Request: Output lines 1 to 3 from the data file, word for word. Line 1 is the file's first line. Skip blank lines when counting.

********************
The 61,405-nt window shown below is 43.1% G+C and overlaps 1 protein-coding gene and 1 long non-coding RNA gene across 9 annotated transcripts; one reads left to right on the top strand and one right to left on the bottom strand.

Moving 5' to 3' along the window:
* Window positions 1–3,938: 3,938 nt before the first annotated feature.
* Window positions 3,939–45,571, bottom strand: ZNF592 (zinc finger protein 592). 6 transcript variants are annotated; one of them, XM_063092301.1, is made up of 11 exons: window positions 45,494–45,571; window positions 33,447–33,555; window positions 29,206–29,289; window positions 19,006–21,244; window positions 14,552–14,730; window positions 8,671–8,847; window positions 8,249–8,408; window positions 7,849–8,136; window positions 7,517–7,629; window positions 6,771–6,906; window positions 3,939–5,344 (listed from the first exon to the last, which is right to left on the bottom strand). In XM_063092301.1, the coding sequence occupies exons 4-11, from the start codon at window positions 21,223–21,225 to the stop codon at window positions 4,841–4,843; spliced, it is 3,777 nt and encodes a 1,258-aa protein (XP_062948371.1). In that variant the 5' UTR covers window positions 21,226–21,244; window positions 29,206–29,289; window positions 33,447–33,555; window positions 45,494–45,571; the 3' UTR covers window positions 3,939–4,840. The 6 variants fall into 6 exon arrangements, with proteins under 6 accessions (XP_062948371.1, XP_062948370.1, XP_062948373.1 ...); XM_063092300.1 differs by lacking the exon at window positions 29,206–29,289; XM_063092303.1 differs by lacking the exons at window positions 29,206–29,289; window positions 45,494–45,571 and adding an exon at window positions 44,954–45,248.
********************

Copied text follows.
The 61,405-nt window shown below is 43.1% G+C and overlaps 1 protein-coding gene and 1 long non-coding RNA gene across 9 annotated transcripts; one reads left to right on the top strand and one right to left on the bottom strand.

Moving 5' to 3' along the window:
* Window positions 1–3,938: 3,938 nt before the first annotated feature.